# Correlation in geometric brownian motion

Let $$S_t$$ the solution of $$$$\frac{dS_t}{S_t}=Y_tdt+\sigma dB_t$$$$ where $$B$$ is a brownian motion and $$Y$$ is a Ornstein-Uhlenbeck process, with $$d=dY_tdB_t=\rho dt$$. Is it true that the solution remains $$$$S_t=S_0\exp\left(\int_0^tY_sds-\frac{1}{2}\sigma t+B_t\right)$$$$ ?

• No, if $Y_t$ depended only on $t$, the answer would be yes, but it is not the case here. And even if there is no correlation, the answer is still no.
– NN2
Apr 27, 2023 at 11:04
• @NN2 . The answer is yes. See my answer. May 9, 2023 at 8:33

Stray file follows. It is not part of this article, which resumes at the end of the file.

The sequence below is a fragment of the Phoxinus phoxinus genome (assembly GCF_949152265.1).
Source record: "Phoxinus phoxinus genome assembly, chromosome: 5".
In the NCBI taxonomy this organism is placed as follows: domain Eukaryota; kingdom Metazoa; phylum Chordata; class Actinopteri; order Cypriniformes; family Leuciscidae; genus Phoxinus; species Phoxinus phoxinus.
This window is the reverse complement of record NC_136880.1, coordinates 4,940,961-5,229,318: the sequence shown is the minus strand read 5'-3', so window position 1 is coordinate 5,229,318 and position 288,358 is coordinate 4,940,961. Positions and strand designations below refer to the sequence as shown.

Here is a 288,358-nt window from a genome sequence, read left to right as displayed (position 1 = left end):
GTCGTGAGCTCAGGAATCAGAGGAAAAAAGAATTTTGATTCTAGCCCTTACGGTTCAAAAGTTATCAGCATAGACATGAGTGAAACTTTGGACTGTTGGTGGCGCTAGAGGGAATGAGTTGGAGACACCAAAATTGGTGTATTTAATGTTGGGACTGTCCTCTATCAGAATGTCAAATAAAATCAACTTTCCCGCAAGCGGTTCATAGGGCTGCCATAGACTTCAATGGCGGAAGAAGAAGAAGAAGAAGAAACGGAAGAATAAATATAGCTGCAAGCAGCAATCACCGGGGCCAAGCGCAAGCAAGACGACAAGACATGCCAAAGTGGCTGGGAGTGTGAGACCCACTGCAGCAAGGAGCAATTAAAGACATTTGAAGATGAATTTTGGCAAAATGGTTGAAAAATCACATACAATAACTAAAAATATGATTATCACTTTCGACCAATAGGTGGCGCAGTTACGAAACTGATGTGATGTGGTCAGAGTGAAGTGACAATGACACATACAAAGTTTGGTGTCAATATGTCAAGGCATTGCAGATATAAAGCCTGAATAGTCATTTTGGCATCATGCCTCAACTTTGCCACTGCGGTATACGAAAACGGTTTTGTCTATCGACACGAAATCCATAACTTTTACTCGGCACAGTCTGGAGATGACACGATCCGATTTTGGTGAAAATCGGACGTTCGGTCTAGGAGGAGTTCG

There are typos in the exponential: $$S_t=S_0\exp\Big(\int_0^t Y_s\,ds-\frac{1}{2}\sigma^{\color{red}2}t+\color{red}{\sigma }B_t\Big)\,.$$ Writing $$A_t=\exp(\int_0^t Y_s\,ds)$$ we get a process of finite variation that has zero covariation with the Brownian motion. Then $$S_t=A_tM_t$$ where $$M_t$$ is an exponential martingale that satisfies $$dM_t=\sigma M_t\,dB_t\,,\quad M_0=S_0\,.$$ Noting that $$dA_t=A_tY_t\,dt$$ the integration by parts formula yields $$dS_t=M_t\,dA_t+A_t\,dM_t=M_tA_tY_t\,dt+\sigma A_tM_t\,dB_t=S_t\,Y_t\,dt+\sigma S_t\,dB_t\,,$$ in other words, $$S_t$$ is the solution of $$\frac{dS_t}{S_t}=Y_t\,dt+\sigma B_t\,.$$ When $$S$$ is a stock not paying dividends and $$Y_t$$ is the risk-less short rate this and similar models are very popular in financial mathematics.